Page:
An interview with Dr Sam Stephen

January 2020

Dr Sam Stephen studied recombinant viral medicine at the Universities of Kerala, Oxford and Cologne on and carried out his postdoctoral research at University College London (UCL) and the University of Leeds. He is currently viral vectors senior scientist at the Centre for Process Innovation (CPI). Alongside collaborating authors, Dr Ruth Stephen (Affirm Medical Communications) and Dr Jonathan Welsh (AstraZeneca), they discuss why microbiology is essential to vaccine development.

Dr Sam Stephen
© Sam Stephen

Why is vaccine production important?

The modern system of vaccination was introduced by Edward Jenner, and after more than a century of advances in microbiology, the system has been refined to a high level. Vaccines directed against various diseases found their origin in academia, with stalwart scientists sometimes paying the ultimate price for their dedication.

As the need for vaccines and the complexity of vaccines both increase, industry has been increasingly getting involved in the fight to help contain and eradicate diseases.

How has vaccine production evolved?

Currently, vaccines can be developed as sub-particle, denatured, live-attenuated, virus-like particle and viral-vectored vaccines. In industry, vaccines are usually generated in mammalian, yeast or bacterial cells in Good Manufacturing Practice (GMP) facilities. Historically, egg-based production had been used, but for safety and reproducibility reasons, the production is now moving more to cell-based methods. Scale-down methods are used to identify the optimal conditions for growth and production and the process is locked down prior to the scale-up for production in bioreactors. High-throughput and small-scale methods are then used to identify the ideal conditions for purification, which are used to purify large quantities of the product. 

The key indicator of success at this stage is the production of highly immunogenic, pure material. The ideal formulations that protect the vaccine and enhance the immune response are selected along with the best methods to store and transport the product, and this might change according to the geographical location of where the vaccine is intended for.

The vaccine is characterised using stringent quality controls, in accordance to regulations; for example, to the International Council for Harmonisation of Technical Requirements for Pharmaceuticals for Human Use (ICH) and Food and Drug Administration (FDA) guidelines; and is analysed for process impurities, presence of raw materials, toxicity, adventitious and replication-competent viruses, aggregation and potency prior to use in subjects.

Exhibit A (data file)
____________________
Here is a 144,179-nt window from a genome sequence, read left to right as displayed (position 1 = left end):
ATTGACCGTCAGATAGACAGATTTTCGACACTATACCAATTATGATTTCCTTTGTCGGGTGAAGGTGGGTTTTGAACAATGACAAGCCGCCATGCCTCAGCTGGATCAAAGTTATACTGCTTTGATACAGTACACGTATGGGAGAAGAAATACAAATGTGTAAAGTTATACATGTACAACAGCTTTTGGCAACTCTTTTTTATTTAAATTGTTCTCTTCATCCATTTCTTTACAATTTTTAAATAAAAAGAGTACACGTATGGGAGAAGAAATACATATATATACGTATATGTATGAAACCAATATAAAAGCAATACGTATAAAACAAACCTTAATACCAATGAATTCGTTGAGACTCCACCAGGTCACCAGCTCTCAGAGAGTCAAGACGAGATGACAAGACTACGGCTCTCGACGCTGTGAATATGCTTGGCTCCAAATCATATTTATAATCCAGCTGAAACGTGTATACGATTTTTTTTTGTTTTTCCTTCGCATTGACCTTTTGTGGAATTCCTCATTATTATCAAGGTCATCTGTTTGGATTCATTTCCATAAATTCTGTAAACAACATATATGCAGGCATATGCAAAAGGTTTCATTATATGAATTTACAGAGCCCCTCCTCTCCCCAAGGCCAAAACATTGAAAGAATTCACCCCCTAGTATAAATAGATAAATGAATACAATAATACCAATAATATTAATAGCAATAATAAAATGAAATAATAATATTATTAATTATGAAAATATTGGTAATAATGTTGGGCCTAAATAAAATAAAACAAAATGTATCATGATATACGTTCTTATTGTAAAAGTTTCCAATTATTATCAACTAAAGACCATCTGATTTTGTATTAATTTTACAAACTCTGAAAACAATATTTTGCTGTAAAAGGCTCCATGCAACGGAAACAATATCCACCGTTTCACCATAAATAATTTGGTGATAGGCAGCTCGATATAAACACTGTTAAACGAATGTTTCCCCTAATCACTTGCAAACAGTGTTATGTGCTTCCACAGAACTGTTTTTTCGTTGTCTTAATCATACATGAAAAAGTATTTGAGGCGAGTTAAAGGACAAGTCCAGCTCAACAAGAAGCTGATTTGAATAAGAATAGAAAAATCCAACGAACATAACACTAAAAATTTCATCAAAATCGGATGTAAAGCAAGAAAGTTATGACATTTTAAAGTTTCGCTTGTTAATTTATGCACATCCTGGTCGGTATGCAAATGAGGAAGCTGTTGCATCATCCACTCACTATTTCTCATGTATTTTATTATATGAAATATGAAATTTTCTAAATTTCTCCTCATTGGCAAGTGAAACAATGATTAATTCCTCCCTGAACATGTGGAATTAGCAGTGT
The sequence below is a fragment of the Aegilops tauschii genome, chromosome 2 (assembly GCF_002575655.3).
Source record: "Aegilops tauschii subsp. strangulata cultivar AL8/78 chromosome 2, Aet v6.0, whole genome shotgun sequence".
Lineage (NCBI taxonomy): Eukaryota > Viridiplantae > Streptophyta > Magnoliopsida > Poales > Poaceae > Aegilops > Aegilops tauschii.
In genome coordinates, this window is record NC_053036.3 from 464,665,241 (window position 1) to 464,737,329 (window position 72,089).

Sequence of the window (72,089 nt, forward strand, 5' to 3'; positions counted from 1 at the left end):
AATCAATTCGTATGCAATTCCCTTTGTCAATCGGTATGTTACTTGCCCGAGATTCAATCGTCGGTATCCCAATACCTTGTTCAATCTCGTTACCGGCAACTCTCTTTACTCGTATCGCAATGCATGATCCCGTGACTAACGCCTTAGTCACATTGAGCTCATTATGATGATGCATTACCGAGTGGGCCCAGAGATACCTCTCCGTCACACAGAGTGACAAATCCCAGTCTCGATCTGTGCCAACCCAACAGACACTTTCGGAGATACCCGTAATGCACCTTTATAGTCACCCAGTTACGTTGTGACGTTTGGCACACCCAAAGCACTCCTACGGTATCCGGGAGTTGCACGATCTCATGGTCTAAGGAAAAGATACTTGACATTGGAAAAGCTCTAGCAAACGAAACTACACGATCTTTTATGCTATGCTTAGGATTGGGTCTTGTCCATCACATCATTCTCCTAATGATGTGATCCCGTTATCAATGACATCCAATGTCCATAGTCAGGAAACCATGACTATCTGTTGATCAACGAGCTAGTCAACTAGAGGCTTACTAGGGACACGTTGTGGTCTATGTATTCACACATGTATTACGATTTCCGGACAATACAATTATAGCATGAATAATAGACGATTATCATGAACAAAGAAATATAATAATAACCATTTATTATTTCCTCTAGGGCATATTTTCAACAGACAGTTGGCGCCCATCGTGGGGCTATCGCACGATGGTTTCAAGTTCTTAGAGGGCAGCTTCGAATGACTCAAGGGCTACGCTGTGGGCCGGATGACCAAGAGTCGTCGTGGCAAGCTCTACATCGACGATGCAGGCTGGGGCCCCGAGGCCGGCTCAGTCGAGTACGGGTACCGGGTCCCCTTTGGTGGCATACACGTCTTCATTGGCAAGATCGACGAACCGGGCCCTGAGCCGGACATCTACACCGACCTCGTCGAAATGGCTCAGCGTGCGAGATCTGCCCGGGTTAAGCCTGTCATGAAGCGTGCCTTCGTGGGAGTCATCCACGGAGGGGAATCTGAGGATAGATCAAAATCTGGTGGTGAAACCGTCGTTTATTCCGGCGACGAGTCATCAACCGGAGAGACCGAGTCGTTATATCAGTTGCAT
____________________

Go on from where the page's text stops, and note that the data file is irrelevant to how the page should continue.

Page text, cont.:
Why is microbiology important in order to understand how vaccines work?

A good background in microbiology is essential to the development of vaccines. The recent spread of a novel coronavirus and the spread of Ebola demonstrate the need for better vaccines.

The kern of industrial production is based on the sterling work carried out on microbiology in academia. This helps to identify crucial epitopes and provides the basic knowledge for growth of vaccine-producing cell/vector. This helps the industry to develop strategies to generate vaccines and viral vectors at a fair cost and high efficacy.

Dr Ruth Stephen studied cancer research and characterisation of biomolecules at the Universities of Kerala, Reading and Cambridge. She carried out her postdoctoral research at the Universities of Cincinnati, Georgetown and Dundee and worked as a senior scientist at the Pfizer Translational Medical Research Collaboration, Dundee, before starting her job as Scientific Writer at Affirm Medical Communications. 
Dr. Jonathan Welsh studied upstream processing of biological products at the University of Birmingham and undertook his postdoctoral research at St. Georges Hospital and Imperial College, London. He worked as a senior scientist at Lonza and principal scientist at CPI prior to starting his position as a Senior R&D Manager at AstraZeneca.